Girls just want to have fun

3 October 2013 | Essays, Non-fiction, On writing and not writing

Writer's block

In this series, Finnish authors ponder the complexities of their profession. Susanne Ringell describes her work as sailing on sometimes stormy seas – without a skipper certificate, but with conviction

We are such stuff as dreams are made on; / and our little life is rounded with a sleep. (William Shakespeare, The Tempest.) In Swedish – my mother tongue and the language in which my pencil writes – the play is called Stormen, ‘The storm’. There are a lot of storms on the sea of dreams. The sky suddenly grows dark, and deceptive whirlwinds blow up, there are cold shivers and tornadoes, there is the Bermuda Triangle and the mighty chasm of the Mariana Trench. In its southern part is the world ‘s deepest marine environment, Challenger Deep, 11 kilometres. Our boats are small and fragile, and it ‘s a miracle they haven’t capsized more often.

It’s a miracle that in spite of it all we still so frequently reach our home harbour, that we arrive where we were bound for. Or somewhere else, but we do get there. We come ashore, we come ashore with what we set our minds on.

Challenge, defiance, signal. Challenger, research vessel and expedition designed to plumb the interior of the oceans, to discover the mysterious fish and shy crustaceans in the dim obscurity there. Dreams, the dream. Not the dream of becoming rich and famous and having a deep sea trench of our own, a mountain peak, species of lemur or mathematical formula named after us, perhaps not even the dream of grasping and understanding, but the dream of growing acquainted, coming closer, meeting and joining together.

My writing is a voyage across the sea of dreams in a small glass-bottomed boat. The eye, the changes of the iris and the dot of the pupil. Sometimes there’s no problem and I see, I see where I am going and can tell what organisms, people, stories and jellyfish surround me on my voyage. But sometimes my eyesight founders, and my boat and everything else falls. I fall.

There are channels, ducts. There are tear ducts. There is having to get up and try again. Ten times I have got there. I have written ten books, plus a number of plays and radio plays, but I don’t know how it happened. Each new beginning is a gamble, it means embarking on uncharted waters, having to build one’s boat oneself even though one isn’t good with one’s hands, and realising once again that one never took that long, demanding course at the Adult Education Centre that would have led to the acquisition of my skipper certificate.

In my world it is always safer to do nothing than to do something. To swing into action has its dangers, and writing is an act. But on the creative plane I seem to be hopelessly given to recklessness, and the call of the sirens and the allure of the voyage are stronger than the instinct for self-preservation.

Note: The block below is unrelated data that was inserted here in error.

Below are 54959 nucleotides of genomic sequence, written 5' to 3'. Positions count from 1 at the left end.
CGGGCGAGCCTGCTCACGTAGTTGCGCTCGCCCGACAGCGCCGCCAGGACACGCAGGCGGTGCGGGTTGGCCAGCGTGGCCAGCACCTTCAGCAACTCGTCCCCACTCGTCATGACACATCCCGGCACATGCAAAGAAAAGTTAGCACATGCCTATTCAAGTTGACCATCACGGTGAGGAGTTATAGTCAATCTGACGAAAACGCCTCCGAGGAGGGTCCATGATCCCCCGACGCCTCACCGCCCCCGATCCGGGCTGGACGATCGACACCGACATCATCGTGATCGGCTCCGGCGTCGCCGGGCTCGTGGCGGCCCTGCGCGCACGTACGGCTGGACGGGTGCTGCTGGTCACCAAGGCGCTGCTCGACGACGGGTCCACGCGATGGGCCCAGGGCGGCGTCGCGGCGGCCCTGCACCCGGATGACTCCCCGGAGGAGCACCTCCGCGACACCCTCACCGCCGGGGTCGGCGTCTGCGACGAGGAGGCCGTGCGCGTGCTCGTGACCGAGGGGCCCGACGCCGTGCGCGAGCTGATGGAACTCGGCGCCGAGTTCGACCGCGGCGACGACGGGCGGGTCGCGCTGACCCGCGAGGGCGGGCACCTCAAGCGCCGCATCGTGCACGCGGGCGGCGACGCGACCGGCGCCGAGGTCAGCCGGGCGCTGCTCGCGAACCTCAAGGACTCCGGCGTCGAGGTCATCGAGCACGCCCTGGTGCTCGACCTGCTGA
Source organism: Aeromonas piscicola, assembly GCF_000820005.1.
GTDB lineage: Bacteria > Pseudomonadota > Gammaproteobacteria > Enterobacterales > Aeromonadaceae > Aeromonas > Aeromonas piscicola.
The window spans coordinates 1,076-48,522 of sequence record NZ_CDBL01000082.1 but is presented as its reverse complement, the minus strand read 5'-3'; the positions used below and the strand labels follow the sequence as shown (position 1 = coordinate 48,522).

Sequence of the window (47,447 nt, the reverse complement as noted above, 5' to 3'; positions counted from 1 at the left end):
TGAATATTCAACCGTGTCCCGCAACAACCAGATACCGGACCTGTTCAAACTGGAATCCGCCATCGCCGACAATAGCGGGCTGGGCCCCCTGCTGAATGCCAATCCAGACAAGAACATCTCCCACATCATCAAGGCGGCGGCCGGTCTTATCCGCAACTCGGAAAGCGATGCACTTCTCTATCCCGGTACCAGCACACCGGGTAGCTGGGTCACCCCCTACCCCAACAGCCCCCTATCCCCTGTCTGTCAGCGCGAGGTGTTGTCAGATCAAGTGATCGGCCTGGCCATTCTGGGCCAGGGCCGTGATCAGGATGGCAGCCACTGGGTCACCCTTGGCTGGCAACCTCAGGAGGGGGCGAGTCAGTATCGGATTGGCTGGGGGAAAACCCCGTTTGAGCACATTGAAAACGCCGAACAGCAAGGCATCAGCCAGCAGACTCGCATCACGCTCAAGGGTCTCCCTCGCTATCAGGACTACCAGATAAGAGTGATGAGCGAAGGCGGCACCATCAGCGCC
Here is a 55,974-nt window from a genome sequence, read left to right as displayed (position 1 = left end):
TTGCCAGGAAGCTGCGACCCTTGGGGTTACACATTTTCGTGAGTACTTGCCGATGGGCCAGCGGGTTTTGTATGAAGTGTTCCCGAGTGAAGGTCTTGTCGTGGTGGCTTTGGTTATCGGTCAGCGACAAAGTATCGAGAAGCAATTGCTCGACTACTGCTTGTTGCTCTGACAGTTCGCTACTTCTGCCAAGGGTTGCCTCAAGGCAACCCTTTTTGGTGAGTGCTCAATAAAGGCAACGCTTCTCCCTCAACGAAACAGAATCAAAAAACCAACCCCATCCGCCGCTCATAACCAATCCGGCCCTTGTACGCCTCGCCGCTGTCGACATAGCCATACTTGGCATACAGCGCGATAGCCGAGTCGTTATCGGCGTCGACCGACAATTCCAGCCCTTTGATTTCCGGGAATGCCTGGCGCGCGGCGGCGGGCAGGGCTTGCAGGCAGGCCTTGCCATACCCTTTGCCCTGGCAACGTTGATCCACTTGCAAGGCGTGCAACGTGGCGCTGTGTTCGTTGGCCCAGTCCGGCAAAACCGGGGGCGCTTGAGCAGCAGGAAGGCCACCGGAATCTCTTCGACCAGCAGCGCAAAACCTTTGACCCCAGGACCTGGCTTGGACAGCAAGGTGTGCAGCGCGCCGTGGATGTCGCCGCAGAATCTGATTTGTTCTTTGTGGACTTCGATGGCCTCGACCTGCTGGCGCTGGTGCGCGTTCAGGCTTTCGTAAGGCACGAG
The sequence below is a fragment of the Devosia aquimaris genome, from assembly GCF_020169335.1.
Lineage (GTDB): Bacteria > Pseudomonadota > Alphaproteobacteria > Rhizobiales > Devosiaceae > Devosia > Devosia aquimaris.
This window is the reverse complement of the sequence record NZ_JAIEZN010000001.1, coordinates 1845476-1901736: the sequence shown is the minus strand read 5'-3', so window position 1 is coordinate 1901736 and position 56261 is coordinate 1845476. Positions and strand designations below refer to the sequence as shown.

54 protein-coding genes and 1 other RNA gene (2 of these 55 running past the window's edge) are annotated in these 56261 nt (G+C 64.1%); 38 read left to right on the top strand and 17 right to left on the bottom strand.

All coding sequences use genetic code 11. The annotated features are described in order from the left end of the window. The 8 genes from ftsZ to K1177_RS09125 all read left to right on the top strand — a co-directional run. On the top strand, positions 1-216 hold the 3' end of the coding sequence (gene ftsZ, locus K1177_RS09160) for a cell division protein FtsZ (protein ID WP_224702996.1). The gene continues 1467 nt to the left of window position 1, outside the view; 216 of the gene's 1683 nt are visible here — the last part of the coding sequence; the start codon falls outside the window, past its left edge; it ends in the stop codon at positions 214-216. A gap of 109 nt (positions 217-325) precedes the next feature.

And perhaps it is only by taking risks that we can preserve ourselves as human beings. However, it’s also fun, and a girl wants to have a little fun before it’s time for that sleep, whatever it entails. Sweet dreams?

He makes me to lie down in green pastures; He leads me beside the still waters. (Psalm 23)

I am currently writing a manuscript with the working title of Drömboken, ‘The dream book’. So right now my dream is that one day I will wake up and discover that it’s finished, that I’ve rowed it ashore and that the text is deemed good enough to be published. I always have the highest hopes for the project I’m living with at the present time, hoping that this time it will be a good one. Faith, hope and love – those are what this kind of work depends on. The dream book consists of fragments of short prose that together will hopefully form a whole.

My latest book is a collection of poems called På utvägen var jag en annan, ‘On the way out I was someone else’. The renewal the title refers to is one that I think every writer longs for and aspires to. The sense that something must have happened along the way, that one really is not the same when one comes out of the work as one was when one went into it. That one is slightly different, that an inexplicable but perceptible change has taken place while one was communicating with the text one was trying to redeem and liberate.

Before the poetry book I published a proper collection of short stories, Vattnen, ‘The waters’. The waters mostly turn out to be plain water, the element that has always been closest to me, and the fluid that fills human beings and flows through them. The salt content in amniotic fluid is the same as it was in the prehistoric ocean – 0.9.

And a play, De langerhanska öarna, ‘The Langerhans islands’, is waiting to be staged. These islands can’t be visited in geographically, they exist in the pancreas, and the play is an inner journey, dreamlike and at the same time a playful dystopia – if there is such a genre. What doesn’t exist has to be invented. I have worked in many genres, for it was essential if I was going to get anywhere. I’m rather a restless person, I need to move about, cross between genres. In my little archipelago boat. For the most part the waters have been navigable, but I have also run aground and struck the Novel Shallows several times. I have succeeded in writing only one novel, Katt begraven, ‘Cat buried’, and I don’t think there will be any more.

In this piece I have written mostly about writing, and not about not writing. That is because for me, writing is so closely linked with the effort to remain a living person. Sometimes I think I’m most real when I am dreaming. And the dream, the work, give the days backbone.

Girls just want to stay alive.

Translated by David McDuff



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